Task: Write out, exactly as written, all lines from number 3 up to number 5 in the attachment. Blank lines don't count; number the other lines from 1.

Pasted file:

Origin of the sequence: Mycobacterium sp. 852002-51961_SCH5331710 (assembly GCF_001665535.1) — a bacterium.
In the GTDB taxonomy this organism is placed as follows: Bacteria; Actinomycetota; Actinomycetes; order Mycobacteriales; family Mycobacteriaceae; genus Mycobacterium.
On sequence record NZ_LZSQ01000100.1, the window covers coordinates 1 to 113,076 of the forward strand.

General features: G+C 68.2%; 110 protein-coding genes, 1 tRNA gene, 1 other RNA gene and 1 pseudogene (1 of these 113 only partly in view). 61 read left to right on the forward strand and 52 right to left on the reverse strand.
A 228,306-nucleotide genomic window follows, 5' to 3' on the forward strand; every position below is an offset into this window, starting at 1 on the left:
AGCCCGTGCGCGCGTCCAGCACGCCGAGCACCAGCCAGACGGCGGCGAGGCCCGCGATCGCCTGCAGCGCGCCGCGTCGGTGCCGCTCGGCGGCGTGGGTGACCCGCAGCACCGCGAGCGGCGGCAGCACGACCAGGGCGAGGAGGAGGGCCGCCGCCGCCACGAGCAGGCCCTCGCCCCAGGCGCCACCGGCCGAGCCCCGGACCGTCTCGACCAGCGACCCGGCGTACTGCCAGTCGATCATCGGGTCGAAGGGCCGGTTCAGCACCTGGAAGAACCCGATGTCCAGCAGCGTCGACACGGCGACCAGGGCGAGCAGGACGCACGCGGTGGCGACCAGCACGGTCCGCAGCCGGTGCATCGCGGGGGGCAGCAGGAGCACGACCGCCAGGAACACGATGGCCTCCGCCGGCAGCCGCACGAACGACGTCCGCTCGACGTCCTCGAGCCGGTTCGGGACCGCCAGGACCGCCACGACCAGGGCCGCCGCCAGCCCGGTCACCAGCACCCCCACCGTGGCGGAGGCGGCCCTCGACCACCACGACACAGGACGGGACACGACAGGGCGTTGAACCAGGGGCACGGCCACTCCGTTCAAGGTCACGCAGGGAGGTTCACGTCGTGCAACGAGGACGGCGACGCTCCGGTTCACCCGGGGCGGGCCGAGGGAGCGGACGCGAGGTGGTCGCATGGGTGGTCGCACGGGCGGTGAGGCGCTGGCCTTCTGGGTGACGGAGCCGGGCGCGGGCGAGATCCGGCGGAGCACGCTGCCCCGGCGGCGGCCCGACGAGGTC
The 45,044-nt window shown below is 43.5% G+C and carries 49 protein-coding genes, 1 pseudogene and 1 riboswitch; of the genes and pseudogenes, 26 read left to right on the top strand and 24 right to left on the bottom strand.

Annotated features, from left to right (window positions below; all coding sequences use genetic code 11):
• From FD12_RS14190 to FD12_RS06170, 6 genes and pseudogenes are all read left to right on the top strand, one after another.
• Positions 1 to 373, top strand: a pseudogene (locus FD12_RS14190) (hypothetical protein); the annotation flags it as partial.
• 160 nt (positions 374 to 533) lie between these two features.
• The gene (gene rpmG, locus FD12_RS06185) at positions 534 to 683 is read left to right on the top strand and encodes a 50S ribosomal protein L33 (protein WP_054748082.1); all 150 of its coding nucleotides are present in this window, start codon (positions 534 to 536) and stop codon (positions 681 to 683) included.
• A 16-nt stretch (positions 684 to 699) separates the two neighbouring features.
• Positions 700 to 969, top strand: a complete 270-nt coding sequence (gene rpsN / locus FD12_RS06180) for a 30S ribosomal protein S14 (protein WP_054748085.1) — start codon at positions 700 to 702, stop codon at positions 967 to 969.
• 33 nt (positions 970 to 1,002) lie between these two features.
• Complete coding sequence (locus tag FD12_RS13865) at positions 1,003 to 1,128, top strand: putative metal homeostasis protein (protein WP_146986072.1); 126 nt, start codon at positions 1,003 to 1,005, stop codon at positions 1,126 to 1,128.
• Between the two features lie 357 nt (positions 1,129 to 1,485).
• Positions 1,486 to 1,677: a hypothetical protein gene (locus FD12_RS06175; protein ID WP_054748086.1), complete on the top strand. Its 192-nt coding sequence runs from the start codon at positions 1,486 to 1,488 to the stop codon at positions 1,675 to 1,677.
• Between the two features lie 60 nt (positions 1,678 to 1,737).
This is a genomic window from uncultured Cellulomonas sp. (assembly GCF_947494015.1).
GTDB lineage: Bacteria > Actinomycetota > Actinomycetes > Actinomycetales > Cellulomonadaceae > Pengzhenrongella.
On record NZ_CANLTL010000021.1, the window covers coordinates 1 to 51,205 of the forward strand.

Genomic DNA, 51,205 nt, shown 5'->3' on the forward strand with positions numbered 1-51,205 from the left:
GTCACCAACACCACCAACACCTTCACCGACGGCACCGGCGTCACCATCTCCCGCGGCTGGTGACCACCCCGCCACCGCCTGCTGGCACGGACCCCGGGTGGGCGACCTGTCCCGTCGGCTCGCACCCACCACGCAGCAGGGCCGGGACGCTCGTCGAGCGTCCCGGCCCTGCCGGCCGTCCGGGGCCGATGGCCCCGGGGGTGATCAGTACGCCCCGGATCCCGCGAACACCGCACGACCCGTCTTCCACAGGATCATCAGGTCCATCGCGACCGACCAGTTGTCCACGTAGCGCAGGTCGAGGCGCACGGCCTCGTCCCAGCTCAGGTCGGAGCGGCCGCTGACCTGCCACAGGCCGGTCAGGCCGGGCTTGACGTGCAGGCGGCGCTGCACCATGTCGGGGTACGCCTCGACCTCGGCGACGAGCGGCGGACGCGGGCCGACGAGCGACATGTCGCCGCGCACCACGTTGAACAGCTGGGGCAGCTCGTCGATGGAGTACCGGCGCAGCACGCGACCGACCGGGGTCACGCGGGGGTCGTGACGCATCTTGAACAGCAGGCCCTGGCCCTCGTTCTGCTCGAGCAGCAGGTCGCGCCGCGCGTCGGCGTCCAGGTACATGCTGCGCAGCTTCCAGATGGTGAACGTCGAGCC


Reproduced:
On sequence record NZ_LZSQ01000100.1, the window covers coordinates 1 to 113,076 of the forward strand.

General features: G+C 68.2%; 110 protein-coding genes, 1 tRNA gene, 1 other RNA gene and 1 pseudogene (1 of these 113 only partly in view). 61 read left to right on the forward strand and 52 right to left on the reverse strand.
A 228,306-nucleotide genomic window follows, 5' to 3' on the forward strand; every position below is an offset into this window, starting at 1 on the left: